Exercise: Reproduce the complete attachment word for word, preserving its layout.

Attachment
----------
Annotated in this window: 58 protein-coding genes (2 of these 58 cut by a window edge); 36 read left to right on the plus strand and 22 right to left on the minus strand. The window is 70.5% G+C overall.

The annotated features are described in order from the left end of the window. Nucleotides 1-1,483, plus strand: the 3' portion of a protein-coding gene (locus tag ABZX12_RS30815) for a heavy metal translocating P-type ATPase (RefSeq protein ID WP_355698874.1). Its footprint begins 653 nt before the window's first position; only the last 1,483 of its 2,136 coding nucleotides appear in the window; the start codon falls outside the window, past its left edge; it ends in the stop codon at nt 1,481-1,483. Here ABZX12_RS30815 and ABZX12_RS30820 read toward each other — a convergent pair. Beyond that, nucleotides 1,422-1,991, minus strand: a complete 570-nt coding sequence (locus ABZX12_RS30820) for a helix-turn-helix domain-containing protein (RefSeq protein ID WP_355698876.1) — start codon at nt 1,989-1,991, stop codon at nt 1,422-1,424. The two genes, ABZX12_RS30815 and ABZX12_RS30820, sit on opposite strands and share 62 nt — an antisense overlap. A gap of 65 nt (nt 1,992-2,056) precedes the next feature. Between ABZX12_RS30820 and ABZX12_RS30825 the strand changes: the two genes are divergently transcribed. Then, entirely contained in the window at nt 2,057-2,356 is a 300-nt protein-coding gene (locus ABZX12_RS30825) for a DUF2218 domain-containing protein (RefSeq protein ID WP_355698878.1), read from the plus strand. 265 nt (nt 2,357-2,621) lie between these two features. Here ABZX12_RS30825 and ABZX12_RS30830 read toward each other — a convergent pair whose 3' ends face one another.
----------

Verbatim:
Annotated in this window: 58 protein-coding genes (2 of these 58 cut by a window edge); 36 read left to right on the plus strand and 22 right to left on the minus strand. The window is 70.5% G+C overall.

The annotated features are described in order from the left end of the window. Nucleotides 1-1,483, plus strand: the 3' portion of a protein-coding gene (locus tag ABZX12_RS30815) for a heavy metal translocating P-type ATPase (RefSeq protein ID WP_355698874.1). Its footprint begins 653 nt before the window's first position; only the last 1,483 of its 2,136 coding nucleotides appear in the window; the start codon falls outside the window, past its left edge; it ends in the stop codon at nt 1,481-1,483. Here ABZX12_RS30815 and ABZX12_RS30820 read toward each other — a convergent pair. Beyond that, nucleotides 1,422-1,991, minus strand: a complete 570-nt coding sequence (locus ABZX12_RS30820) for a helix-turn-helix domain-containing protein (RefSeq protein ID WP_355698876.1) — start codon at nt 1,989-1,991, stop codon at nt 1,422-1,424. The two genes, ABZX12_RS30815 and ABZX12_RS30820, sit on opposite strands and share 62 nt — an antisense overlap. A gap of 65 nt (nt 1,992-2,056) precedes the next feature. Between ABZX12_RS30820 and ABZX12_RS30825 the strand changes: the two genes are divergently transcribed. Then, entirely contained in the window at nt 2,057-2,356 is a 300-nt protein-coding gene (locus ABZX12_RS30825) for a DUF2218 domain-containing protein (RefSeq protein ID WP_355698878.1), read from the plus strand. 265 nt (nt 2,357-2,621) lie between these two features. Here ABZX12_RS30825 and ABZX12_RS30830 read toward each other — a convergent pair whose 3' ends face one another.